When I told people that I was going to Lindos, it surprised me how many didn’t know where it was, or had even never heard of it. Yet this small town on Rhodes Island is a beautiful place to explore and most definitely should be on your bucket list.
If you’ve heard of Lindos, it’s probably for the romantic St Paul’s Bay, a heart shaped lagoon where many couples go for a swim, snorkel or even to say I do in the little Cycladic chapel.
We bought a couple of snorkels in a supermarket near the town (18 Euros each for the best ones) and spent a day exploring the coves and deep water.
Two beach areas sit either end with comfy sunbeds and beach bar service. There is also a lovely looking restaurant at the main end of the bay, looking out across the water.
To see the heart outline of the bay, you’ll need to head up to the Lindos Acropolis, the town’s most historic site. Many seem to complain about the 12 Euro entry fee but seeing as this is the only tourist ticket you’ll need in Lindos, it’s hardly something to moan about!
The views themselves are worth it. On arrival you can catch a glimpse of the Megali Paralia, Lindos’ main beach and the slightly smaller Pallas Beach below. We also snorkelled here and caught some rays for a 5 Euro sunbed fee, however do be careful around the jetty as sea urchins can lurk among the rocks! You can also enjoy water sports and a ride in a glass bottom boat from the bay.
As you climb up the Hellenistic staircase (2nd century BC) through the medieval gate, you pass a wall indented with a Rhodian trireme (a warship) that dates back to 180 BC. Make sure to say hi to the cat who guards the entrance.
The main archaeological site begins with a slightly slippy climb over a cascade of rocks, leading you to the summit.
The Propylaea of the Sanctuary is perhaps the most impressive part of the structure, a 4th century BC gateway with a dramatic staircase leading to a D-shaped stoa.
At the edge of the cliff sits a throne like pile of rubble, a perfect spot to awkwardly balance on and attempt a glamorous shot overlooking the bay below! (Allyn did a far better job than me…)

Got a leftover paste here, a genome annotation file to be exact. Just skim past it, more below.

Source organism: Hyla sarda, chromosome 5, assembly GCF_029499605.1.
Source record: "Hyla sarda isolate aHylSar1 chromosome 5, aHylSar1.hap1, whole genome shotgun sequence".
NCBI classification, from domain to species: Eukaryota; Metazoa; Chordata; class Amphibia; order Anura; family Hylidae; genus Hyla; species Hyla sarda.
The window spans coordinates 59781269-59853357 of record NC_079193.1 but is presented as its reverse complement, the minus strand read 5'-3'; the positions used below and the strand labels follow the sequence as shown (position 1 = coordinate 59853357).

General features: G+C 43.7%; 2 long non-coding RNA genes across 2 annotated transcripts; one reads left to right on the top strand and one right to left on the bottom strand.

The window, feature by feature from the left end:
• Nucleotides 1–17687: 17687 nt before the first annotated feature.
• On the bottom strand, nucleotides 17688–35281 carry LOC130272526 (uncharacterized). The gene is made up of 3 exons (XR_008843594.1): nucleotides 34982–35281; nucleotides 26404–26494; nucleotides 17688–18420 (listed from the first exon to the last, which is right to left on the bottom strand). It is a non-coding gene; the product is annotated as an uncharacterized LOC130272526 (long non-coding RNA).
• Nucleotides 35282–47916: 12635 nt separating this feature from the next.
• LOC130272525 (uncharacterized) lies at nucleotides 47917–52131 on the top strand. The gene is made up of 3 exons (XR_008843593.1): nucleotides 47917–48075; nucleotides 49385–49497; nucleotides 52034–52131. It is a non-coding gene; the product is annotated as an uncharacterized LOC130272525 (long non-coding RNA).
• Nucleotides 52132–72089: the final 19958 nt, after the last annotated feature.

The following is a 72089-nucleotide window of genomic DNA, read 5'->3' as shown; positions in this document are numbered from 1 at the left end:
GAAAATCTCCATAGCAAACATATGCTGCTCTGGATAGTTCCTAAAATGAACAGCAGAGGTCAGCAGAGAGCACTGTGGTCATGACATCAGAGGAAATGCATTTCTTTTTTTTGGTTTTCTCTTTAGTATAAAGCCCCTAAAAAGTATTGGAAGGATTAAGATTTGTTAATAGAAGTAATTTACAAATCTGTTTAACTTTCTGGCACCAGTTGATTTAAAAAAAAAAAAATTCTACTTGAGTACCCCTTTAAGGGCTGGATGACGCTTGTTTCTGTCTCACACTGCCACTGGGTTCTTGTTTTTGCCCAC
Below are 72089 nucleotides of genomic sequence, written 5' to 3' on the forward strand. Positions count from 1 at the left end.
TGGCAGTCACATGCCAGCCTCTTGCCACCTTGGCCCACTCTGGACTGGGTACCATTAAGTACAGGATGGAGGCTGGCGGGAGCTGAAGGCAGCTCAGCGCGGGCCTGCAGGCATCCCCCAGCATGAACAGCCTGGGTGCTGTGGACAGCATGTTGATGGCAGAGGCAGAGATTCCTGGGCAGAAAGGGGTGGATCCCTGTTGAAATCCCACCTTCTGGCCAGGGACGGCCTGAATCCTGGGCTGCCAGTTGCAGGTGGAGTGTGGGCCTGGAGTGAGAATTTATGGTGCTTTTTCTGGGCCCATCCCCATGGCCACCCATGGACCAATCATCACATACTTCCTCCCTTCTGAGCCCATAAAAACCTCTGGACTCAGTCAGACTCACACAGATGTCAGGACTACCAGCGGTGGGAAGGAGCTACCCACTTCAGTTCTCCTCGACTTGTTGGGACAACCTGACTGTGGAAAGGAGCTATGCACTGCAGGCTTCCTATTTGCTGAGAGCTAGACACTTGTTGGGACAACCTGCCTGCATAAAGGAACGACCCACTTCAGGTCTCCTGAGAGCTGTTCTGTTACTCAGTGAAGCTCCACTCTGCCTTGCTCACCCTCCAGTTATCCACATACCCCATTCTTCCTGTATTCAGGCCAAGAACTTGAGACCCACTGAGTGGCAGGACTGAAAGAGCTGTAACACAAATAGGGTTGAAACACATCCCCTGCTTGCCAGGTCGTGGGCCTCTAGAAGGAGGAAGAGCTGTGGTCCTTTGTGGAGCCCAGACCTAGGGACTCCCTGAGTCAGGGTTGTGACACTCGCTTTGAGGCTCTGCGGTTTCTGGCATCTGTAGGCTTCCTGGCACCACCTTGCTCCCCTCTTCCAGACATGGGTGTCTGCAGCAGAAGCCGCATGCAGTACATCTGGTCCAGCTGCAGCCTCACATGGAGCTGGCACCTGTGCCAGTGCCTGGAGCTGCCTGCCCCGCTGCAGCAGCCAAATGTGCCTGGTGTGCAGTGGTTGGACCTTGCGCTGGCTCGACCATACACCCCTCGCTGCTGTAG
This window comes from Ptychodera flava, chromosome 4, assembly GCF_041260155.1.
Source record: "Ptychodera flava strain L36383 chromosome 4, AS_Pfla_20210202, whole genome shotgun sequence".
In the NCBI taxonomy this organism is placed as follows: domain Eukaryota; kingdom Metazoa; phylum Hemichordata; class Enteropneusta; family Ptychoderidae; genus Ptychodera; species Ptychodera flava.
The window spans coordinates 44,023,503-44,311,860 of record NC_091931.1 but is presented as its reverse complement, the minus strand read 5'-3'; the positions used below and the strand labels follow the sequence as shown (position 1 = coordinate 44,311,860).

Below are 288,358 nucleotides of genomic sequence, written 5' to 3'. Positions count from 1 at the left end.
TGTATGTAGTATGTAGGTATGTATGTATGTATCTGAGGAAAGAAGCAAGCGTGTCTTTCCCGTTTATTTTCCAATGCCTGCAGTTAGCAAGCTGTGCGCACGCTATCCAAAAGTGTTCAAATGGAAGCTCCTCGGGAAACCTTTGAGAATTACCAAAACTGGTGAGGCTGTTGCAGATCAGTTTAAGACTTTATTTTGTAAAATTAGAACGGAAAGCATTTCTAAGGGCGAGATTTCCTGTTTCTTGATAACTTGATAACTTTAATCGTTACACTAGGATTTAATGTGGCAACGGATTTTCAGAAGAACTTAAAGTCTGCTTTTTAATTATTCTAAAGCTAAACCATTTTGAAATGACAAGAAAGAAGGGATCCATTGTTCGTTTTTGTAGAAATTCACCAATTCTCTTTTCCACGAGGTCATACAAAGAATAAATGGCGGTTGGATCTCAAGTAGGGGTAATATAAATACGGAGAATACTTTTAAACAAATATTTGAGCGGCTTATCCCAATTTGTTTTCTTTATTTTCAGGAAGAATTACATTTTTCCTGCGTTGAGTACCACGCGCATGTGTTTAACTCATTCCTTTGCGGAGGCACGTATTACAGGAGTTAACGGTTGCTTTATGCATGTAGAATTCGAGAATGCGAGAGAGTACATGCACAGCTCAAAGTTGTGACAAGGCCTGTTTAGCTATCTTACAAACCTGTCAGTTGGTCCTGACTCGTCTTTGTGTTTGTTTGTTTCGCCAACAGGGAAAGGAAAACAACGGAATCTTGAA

The Doric temple of Athena Lindia is perhaps the star of the show. Although it’s humoured us to discover that the majority of the structure was in fact reconstructed just eleven years ago! Perhaps in 2000 years people will gaze at the columns, trying to imagine what life was like in 2005.
Behind the temple is where the views of St Paul’s Bay look their best. Although upside-down, the heart outline is a truly remarkable natural wonder, a great spot to get a romantic selfie!
Below the Acropolis is Lindos Village, a labyrinth of narrow Cycladic streets filled with restaurants, souvenir shops and dotted with a slippery pebble floor! Donkey rides take those who can’t face the walk up and down from the Acropolis, a perhaps romantic notion however I couldn’t help feeling bad for the poor creatures carrying hefty tourists in the scorching sun.
Among the tacky souvenirs are a few fine jewellery stores and local crafts, my favourite was Kori, where we picked up a gorgeous locally made bowl.
In the centre of it all are rows of restaurants, each beckoning you in for a moussaka and shot of Ouzo. Hungry after the steep walk to the hilltop, we decided on Lindos Restaurant. Their rooftop view over the Acropolis was stunning and the food was equally great.
A fresh mojito was a perfect refreshment and the freshly baked pitta with tzatziki and hummus was delicious.
I particularly enjoyed my ‘shrimp orzo’, a fresh tomato sauce on rice-shaped pasta.
The next day we ventured to the Navarone Bay, a slightly more secluded spot opposite the Lindos Sun Hotel. With turquoise waters and stunning cliff surroundings, I could see why this spot was famous for a backdrop in the film ‘Guns of Navarone’.
We enjoyed a leisurely snorkel out over the cliffs, spotting schools of fishes of all shapes and sizes.
If that’s not enough to keep you occupied in Lindos, then a day trip to Rhodes town is an hour bus journey away. For 6 Euros (one way) you can catch a bus to the town from the Lindos Sun Hotel or at the top of the Village.
I won’t lie, we weren’t overwhelmed by Rhodes. Everyone had told me I should go and visit but I’m not sure what all the fuss is about.
The old town is enclosed within medieval walls, offering a true feeling of ancient Greece. However it is slightly spoiled by the huge number of tacky shops and overpriced jewellery. I would only recommend a visit if you are in need of a change of scenery and have time to spare. I’m sure a meal and glass of wine on one of the open top bars would be delightful.
The only thing we loved about Rhodes was the bright blue pier, a lovely strip to walk along in the sunshine.
Our trip to Lindos has definitely inspired me to see more of Greece. I’d love to know about where you’ve been and your favourite parts of the many islands!